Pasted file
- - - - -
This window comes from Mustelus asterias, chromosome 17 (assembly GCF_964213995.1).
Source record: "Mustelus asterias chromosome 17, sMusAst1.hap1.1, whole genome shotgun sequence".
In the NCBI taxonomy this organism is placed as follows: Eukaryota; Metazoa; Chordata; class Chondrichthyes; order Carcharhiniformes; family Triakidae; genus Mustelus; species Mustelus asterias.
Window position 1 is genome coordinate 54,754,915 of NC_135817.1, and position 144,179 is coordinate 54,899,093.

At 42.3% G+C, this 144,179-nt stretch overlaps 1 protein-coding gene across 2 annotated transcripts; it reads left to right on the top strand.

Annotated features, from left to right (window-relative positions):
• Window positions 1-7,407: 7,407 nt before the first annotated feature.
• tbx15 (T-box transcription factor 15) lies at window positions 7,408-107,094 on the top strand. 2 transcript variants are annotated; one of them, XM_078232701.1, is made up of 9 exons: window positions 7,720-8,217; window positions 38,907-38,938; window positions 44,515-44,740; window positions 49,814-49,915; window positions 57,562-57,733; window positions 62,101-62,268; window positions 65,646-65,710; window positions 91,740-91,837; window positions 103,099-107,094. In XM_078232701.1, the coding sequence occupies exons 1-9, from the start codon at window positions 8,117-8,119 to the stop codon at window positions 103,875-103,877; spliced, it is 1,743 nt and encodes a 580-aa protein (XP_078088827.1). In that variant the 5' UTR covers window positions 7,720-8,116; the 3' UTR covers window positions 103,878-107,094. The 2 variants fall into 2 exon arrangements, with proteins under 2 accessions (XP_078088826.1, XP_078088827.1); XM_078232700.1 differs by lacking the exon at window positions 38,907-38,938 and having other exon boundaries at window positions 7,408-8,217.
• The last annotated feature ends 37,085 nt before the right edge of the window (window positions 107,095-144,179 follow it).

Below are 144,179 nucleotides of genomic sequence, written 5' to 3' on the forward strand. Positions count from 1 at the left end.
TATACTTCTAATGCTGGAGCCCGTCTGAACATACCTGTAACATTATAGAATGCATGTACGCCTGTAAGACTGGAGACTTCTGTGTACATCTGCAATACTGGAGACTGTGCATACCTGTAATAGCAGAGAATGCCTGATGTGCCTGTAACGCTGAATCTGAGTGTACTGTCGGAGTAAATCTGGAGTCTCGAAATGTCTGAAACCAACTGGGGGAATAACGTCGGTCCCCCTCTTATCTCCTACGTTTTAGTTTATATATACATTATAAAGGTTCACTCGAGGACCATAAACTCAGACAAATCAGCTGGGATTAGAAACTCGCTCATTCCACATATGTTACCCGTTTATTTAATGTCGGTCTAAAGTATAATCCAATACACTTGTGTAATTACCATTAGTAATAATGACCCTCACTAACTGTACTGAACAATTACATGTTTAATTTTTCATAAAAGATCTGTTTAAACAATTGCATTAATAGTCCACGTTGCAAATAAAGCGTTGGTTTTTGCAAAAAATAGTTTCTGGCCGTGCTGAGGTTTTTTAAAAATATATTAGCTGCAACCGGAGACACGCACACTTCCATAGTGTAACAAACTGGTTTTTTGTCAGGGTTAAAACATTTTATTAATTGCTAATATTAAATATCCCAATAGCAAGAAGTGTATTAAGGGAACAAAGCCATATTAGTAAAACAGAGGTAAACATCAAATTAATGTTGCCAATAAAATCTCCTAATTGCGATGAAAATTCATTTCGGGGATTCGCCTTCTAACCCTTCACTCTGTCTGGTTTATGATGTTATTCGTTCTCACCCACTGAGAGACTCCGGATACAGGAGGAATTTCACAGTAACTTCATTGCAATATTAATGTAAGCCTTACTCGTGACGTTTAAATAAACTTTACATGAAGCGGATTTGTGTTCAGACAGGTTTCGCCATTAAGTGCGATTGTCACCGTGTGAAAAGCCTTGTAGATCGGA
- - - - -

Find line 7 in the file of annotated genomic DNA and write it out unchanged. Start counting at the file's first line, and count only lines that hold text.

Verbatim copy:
• Window positions 1-7,407: 7,407 nt before the first annotated feature.